Measurement Characteristics of the Knowledge Assessment of Renal Transplantation

John D. Peipert*, Ron D. Hays, Satoru Kawakita, Jennifer L. Beaumont, Amy D. Waterman

*Corresponding author for this work

Research output: Contribution to journalArticle

3 Citations (Scopus)

Abstract

Background. Kidney transplant is the best treatment for most end-stage renal disease (ESRD) patients, but proportionally few ESRD patients receive kidney transplant. To make an informed choice about whether to pursue kidney transplant, patients must be knowledgeable of its risks and benefits. To reliably and validly measure ESRD patients' kidney transplant knowledge, rigorously tested measures are required. This article describes the development and psychometric testing of the Knowledge Assessment of Renal Transplantation (KART). Methods. We administered 17 transplant knowledge items to a sample of 1294 ESRD patients. Item characteristics and scale scores were estimated using an Item Response Theory graded response model. Construct validity was tested by examining differences in scale scores between patients who had spent less than 1 and 1 hour or longer receiving various types of transplant education. Results. Item Response Theory modeling suggested that 15 items should be retained for the KART. This scale had a marginal reliability of 0.75 and evidenced acceptable reliability (>0.70) across most of its range. Construct validity was supported by the KART's ability to distinguish patients who had spent less than 1 and 1 hour or longer receiving different types of kidney transplant education, including talking to doctors/medical staff (effect size [ES], 0.61; P < 0.001), reading brochures (ES, 0.45; P < 0.001), browsing the internet (ES, 0.56; P < 0.001), and watching videos (ES, 0.56; P < 0.001). Conclusions. The final 15-item KART can be used to determine the kidney transplant knowledge levels of ESRD patients and plan appropriate interventions to ensure informed transplant decision making occurs.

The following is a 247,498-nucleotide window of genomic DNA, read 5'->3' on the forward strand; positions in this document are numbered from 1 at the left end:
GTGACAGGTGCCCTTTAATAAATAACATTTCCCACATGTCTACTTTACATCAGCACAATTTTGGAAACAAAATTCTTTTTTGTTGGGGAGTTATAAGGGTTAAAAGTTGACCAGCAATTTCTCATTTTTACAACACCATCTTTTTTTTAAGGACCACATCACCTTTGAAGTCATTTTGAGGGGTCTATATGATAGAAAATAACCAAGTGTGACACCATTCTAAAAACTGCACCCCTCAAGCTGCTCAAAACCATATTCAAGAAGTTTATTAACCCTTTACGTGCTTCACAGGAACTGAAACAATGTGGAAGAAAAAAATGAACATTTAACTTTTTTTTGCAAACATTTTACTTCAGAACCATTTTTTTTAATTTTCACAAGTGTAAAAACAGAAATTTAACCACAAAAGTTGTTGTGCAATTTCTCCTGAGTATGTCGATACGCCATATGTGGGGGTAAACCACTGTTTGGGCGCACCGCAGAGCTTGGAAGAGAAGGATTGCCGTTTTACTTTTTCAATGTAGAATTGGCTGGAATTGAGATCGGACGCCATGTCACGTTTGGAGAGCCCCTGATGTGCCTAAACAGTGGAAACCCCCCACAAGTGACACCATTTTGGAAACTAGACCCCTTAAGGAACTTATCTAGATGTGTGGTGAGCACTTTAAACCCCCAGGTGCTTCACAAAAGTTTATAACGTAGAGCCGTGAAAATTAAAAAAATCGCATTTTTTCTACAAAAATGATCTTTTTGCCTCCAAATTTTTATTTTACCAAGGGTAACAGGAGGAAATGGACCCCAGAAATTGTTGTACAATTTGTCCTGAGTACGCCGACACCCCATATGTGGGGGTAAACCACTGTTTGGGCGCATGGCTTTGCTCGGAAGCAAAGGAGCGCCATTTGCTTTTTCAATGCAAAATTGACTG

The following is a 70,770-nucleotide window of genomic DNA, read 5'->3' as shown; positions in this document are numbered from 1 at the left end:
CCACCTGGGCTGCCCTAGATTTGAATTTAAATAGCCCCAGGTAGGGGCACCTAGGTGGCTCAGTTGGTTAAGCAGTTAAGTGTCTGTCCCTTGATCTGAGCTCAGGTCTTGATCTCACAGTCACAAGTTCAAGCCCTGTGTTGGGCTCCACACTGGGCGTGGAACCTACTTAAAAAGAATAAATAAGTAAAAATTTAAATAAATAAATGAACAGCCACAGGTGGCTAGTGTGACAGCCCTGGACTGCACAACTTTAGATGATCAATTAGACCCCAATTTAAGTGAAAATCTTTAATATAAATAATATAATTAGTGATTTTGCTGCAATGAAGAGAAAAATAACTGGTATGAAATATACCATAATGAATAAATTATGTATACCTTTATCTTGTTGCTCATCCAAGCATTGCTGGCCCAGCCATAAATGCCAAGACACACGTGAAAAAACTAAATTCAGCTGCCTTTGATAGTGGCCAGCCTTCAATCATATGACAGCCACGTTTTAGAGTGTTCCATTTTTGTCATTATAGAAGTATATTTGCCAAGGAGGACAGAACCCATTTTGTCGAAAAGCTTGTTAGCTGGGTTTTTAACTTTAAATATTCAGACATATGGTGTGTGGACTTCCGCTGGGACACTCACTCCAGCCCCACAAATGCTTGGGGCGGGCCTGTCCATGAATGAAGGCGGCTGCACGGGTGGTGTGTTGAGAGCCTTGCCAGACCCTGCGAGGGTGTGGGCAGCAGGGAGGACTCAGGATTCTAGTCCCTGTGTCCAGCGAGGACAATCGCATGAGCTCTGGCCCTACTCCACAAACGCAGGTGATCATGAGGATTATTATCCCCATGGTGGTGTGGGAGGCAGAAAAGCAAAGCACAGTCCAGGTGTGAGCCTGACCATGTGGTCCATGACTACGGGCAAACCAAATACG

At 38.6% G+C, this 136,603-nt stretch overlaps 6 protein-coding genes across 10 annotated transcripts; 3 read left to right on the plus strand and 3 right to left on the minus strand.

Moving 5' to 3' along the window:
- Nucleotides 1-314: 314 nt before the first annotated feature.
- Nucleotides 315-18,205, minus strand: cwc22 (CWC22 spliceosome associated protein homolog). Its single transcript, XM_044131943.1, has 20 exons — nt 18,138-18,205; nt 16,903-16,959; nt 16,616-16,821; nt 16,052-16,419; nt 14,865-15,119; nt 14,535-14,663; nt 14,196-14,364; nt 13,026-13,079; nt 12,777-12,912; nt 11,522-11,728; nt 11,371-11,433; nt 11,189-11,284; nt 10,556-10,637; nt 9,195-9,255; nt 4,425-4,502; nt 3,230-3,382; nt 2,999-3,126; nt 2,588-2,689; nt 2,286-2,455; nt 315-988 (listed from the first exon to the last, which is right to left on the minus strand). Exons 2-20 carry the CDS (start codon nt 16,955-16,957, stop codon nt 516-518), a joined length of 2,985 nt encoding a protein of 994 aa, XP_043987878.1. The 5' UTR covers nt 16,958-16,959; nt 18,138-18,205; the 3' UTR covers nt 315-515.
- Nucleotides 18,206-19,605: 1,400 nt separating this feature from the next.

Original languageEnglish (US)
Pages (from-to)565-572
Number of pages8
JournalTransplantation
Volume103
Issue number3
DOIs
StatePublished - Mar 1 2019

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Kidney Transplantation
Transplants
Chronic Kidney Failure
Kidney
Education
Pamphlets
Aptitude
Medical Staff
Psychometrics
Internet
Reading
Decision Making

ASJC Scopus subject areas

  • Transplantation

Cite this

Peipert, John D. ; Hays, Ron D. ; Kawakita, Satoru ; Beaumont, Jennifer L. ; Waterman, Amy D. / Measurement Characteristics of the Knowledge Assessment of Renal Transplantation. In: Transplantation. 2019 ; Vol. 103, No. 3. pp. 565-572.
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Measurement Characteristics of the Knowledge Assessment of Renal Transplantation. / Peipert, John D.; Hays, Ron D.; Kawakita, Satoru; Beaumont, Jennifer L.; Waterman, Amy D.

In: Transplantation, Vol. 103, No. 3, 01.03.2019, p. 565-572.

Research output: Contribution to journalArticle

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T1 - Measurement Characteristics of the Knowledge Assessment of Renal Transplantation

AU - Peipert, John D.

AU - Hays, Ron D.